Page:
Red Star

Snow queen

Freestyle skier gives up US nationality to represent China in Olympics

Eileen-Gu-w

Eileen Gu: model skier who speaks Mandarin

Who is she?

Eileen Gu – also known by her Chinese name, Gu Ailing – was born in 2003 in San Francisco. The 16 year-old freestyle skier first developed a love for skiing when her mother, a Beijing native and a part-time skiing instructor, brought her to her first ski lesson when she was just three. Her mother never personally coached Gu on how to ski, but the athlete told the Chinese edition of Harper’s Bazaar that her mum always made sure that she “ate well and slept well”.

Why is she famous?

Gu, whose father is American, got her first win at the age of nine in the juniors’ group of the USASA National Championships. Last June, she gave up her US nationality to become a Chinese national. In the same announcement, she also said she wanted to represent China at the Olympic Winter Games in 2022, which will be hosted in Beijing (see WiC390). The skier next grabbed headlines when she won two gold medals for China at the Australia New Zealand Cup in August. She was in the news again last month when she won her first halfpipe and slopestyle categories at the World Cup event in Calgary.

While the Olympics allow athletes with dual citizenship to choose which country to represent, Gu was required to give up her American passport because China does not recognise dual nationality. Many speculated that she changed her nationality because the US team is much more competitive when it comes to skiing. Gu is not the first naturalised athlete to represent China. British-born soccer player Nico Yennaris, for instance, was given a spot on the country’s national football squad last year.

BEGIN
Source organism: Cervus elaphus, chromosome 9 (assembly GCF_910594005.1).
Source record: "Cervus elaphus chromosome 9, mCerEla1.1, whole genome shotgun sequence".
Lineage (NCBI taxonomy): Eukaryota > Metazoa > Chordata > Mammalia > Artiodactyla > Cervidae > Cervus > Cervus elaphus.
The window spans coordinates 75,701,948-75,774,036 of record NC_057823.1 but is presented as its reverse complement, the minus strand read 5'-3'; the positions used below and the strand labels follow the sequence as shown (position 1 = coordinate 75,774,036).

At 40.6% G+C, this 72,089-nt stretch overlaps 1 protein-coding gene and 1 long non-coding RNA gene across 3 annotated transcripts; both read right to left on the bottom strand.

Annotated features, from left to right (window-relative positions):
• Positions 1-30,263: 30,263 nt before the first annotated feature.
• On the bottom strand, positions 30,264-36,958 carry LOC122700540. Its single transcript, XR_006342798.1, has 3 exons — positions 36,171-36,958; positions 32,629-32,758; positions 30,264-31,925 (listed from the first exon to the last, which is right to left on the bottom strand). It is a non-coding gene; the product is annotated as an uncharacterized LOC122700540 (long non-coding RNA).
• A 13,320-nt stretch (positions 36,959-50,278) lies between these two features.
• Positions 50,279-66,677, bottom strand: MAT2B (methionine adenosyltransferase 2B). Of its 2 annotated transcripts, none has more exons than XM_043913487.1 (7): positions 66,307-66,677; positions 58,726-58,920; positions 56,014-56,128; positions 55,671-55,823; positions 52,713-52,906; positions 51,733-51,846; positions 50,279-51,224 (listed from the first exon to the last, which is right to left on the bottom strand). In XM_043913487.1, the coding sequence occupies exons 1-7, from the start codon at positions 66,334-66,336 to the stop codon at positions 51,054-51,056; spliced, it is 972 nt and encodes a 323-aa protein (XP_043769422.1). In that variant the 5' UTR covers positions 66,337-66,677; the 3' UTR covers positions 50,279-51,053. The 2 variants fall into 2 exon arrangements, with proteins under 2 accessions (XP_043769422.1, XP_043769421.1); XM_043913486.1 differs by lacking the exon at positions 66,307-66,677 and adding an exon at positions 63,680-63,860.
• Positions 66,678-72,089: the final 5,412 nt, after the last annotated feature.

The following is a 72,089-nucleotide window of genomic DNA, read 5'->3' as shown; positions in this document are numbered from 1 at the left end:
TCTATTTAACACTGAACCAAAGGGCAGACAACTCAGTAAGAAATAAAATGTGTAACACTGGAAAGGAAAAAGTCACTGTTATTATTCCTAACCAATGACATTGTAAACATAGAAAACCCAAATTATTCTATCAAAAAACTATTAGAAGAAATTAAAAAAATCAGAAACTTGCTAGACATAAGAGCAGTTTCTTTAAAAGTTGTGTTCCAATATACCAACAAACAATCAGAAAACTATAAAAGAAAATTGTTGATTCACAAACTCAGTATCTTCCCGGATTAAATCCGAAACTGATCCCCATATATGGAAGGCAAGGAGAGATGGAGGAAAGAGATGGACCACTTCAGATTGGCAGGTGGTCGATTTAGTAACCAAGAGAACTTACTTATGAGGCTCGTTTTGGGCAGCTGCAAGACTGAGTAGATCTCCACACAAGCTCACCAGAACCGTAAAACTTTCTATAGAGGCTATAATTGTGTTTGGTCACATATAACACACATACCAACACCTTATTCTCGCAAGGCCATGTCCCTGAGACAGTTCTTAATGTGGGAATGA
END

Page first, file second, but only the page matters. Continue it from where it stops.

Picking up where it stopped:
Is she popular in China?

“I am proud of my mother’s heritage, and equally proud of my American upbringing. The opportunity to help inspire millions of young people where my mom was born, during the 2022 Beijing Olympic Winter games is a once-in-a-lifetime opportunity to help promote the sport I love,” she wrote on Instagram (Gu is fluent in Mandarin).

“Welcome you to fight for the honour of China!” said one of the most ‘liked’ comments on Gu’s weibo.

“For China, the increase of overseas-born talent is only going to increase competition for the Chinese-born athletes, resulting in short-term improvements in results but a long-term rise in standards for all Chinese athletes,” was Xinhua’s supportive comment.

China has traditionally been stronger on ice but weaker on snow. The last time the country won a championship medal in a snow sport was in 2006 when skier Han Xiaopeng took victory at the freestyle aerial skills championship at the Torino Winter Olympics.

Gu is also a part-time model. She attended Paris Fashion Week last year and says her trips to China can be “super-crazy” – she told the Olympicchannel.com she did six photo shoots and four events during a single five- day visit, for instance.


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